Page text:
Australian Eagle Takes Down A Drone In A Split Second

Nature 1, quadcopter 0

Adult Female Wedge-tailed Eagle In Flight

Adult Female Wedge-tailed Eagle In Flight

Fir0002, via Wikimedia Commons GFDL v1.2

Nature abhors both vacuums and robots. The skies are already the domain of birds, who staked their claim millennia ago and have since perfected the skills and traits needed to maneuver through the air. Drones are newcomers to the air, and it turns out some birds don’t like these unmanned interlopers too much. Like this Australian wedge-tailed eagle:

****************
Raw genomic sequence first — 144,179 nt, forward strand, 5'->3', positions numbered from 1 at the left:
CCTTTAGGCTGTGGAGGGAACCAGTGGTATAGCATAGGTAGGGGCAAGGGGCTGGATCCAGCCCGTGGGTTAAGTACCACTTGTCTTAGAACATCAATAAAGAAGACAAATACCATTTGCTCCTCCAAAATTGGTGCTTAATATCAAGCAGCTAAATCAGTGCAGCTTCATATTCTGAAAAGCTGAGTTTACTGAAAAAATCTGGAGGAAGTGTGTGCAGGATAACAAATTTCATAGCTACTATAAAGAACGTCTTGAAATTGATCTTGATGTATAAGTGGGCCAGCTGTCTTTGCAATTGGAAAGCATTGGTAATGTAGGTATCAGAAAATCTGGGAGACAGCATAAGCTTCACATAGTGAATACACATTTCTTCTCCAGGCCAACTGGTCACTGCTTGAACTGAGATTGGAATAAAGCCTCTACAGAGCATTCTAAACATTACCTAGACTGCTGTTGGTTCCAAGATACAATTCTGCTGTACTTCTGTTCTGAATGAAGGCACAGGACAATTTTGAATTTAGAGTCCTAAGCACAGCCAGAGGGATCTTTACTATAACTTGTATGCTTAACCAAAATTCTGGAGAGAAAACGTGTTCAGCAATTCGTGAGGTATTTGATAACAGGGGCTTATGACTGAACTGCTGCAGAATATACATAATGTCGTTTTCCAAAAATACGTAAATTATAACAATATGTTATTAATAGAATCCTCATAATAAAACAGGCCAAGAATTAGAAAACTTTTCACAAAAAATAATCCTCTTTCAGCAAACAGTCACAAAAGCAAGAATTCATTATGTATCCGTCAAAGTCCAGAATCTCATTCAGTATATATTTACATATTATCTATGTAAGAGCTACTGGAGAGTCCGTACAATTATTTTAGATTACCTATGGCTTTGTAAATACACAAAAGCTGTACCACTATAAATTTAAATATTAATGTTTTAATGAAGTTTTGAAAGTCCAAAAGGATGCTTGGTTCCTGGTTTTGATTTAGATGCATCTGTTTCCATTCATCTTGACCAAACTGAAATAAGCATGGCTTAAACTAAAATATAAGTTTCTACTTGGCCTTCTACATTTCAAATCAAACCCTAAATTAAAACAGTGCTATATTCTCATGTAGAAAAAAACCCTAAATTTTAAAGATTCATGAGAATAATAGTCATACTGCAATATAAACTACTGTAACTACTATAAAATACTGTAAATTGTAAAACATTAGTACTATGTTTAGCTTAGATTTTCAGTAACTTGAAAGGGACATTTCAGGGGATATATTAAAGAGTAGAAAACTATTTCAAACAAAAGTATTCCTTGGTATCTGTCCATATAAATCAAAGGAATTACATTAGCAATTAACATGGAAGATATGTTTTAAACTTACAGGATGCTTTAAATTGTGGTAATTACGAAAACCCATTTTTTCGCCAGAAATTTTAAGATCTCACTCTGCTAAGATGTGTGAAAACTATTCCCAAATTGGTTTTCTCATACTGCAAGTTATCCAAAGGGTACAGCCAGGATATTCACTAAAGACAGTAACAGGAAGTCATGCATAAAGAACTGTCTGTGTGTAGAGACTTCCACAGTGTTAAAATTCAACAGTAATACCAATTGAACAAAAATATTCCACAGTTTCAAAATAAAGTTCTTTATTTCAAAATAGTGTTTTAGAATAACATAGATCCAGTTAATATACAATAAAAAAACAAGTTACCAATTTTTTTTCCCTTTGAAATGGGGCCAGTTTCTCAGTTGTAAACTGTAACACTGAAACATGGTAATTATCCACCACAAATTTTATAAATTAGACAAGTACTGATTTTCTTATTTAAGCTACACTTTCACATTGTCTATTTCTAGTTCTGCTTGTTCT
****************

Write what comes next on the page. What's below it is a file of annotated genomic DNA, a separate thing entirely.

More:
Let's slow that down for a second. Wedge-tailed eagles are highly territorial, and fly at altitudes of up to 6,000 feet. They've been known to attack helicopters and paragliders, so it's no wonder that they're eager to go claw-to-rotor with quadcopters. Let's take a closer look at that attack:

This is hardly the first time birds have attacked drones in the wild. Last summer, the U.S. Forest Service banned drones from national parks, citing in part the dangers of drones disturbing nesting birds, and the risk to the birds themselves when they attack quadcopters. While it appears the eagle in this case is okay, drones could still hurt birds, and other avians can't always count on apex predators to clear the skies of robots.

Watch the full video below: